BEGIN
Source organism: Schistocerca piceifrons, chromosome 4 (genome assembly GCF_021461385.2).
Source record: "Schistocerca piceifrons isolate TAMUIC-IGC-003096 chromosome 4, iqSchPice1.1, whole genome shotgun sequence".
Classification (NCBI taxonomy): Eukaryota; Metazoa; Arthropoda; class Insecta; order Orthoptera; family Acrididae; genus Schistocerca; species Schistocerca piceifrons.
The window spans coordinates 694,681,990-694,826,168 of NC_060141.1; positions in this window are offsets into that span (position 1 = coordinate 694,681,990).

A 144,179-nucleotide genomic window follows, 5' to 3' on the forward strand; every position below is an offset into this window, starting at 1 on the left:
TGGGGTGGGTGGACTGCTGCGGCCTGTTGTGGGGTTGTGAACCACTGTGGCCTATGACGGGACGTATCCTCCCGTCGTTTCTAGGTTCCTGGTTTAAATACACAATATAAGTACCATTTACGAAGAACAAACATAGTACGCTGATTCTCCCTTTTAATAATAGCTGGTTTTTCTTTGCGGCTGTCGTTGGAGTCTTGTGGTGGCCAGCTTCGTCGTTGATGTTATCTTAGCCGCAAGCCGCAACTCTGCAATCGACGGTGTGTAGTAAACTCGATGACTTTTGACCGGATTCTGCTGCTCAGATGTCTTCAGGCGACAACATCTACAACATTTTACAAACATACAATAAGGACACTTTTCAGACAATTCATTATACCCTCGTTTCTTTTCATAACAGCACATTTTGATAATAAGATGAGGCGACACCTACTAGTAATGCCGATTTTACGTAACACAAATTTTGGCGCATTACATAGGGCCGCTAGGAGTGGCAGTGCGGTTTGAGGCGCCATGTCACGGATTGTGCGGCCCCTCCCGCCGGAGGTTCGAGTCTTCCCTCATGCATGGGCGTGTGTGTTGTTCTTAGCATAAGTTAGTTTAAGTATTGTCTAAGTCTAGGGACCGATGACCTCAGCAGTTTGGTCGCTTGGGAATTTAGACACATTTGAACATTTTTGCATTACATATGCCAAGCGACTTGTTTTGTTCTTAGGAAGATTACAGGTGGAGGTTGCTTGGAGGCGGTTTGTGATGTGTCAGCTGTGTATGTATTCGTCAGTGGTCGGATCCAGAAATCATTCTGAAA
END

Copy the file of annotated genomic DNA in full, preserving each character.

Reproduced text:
Source organism: Schistocerca piceifrons, chromosome 4 (genome assembly GCF_021461385.2).
Source record: "Schistocerca piceifrons isolate TAMUIC-IGC-003096 chromosome 4, iqSchPice1.1, whole genome shotgun sequence".
Classification (NCBI taxonomy): Eukaryota; Metazoa; Arthropoda; class Insecta; order Orthoptera; family Acrididae; genus Schistocerca; species Schistocerca piceifrons.
The window spans coordinates 694,681,990-694,826,168 of NC_060141.1; positions in this window are offsets into that span (position 1 = coordinate 694,681,990).

A 144,179-nucleotide genomic window follows, 5' to 3' on the forward strand; every position below is an offset into this window, starting at 1 on the left:
TGGGGTGGGTGGACTGCTGCGGCCTGTTGTGGGGTTGTGAACCACTGTGGCCTATGACGGGACGTATCCTCCCGTCGTTTCTAGGTTCCTGGTTTAAATACACAATATAAGTACCATTTACGAAGAACAAACATAGTACGCTGATTCTCCCTTTTAATAATAGCTGGTTTTTCTTTGCGGCTGTCGTTGGAGTCTTGTGGTGGCCAGCTTCGTCGTTGATGTTATCTTAGCCGCAAGCCGCAACTCTGCAATCGACGGTGTGTAGTAAACTCGATGACTTTTGACCGGATTCTGCTGCTCAGATGTCTTCAGGCGACAACATCTACAACATTTTACAAACATACAATAAGGACACTTTTCAGACAATTCATTATACCCTCGTTTCTTTTCATAACAGCACATTTTGATAATAAGATGAGGCGACACCTACTAGTAATGCCGATTTTACGTAACACAAATTTTGGCGCATTACATAGGGCCGCTAGGAGTGGCAGTGCGGTTTGAGGCGCCATGTCACGGATTGTGCGGCCCCTCCCGCCGGAGGTTCGAGTCTTCCCTCATGCATGGGCGTGTGTGTTGTTCTTAGCATAAGTTAGTTTAAGTATTGTCTAAGTCTAGGGACCGATGACCTCAGCAGTTTGGTCGCTTGGGAATTTAGACACATTTGAACATTTTTGCATTACATATGCCAAGCGACTTGTTTTGTTCTTAGGAAGATTACAGGTGGAGGTTGCTTGGAGGCGGTTTGTGATGTGTCAGCTGTGTATGTATTCGTCAGTGGTCGGATCCAGAAATCATTCTGAAA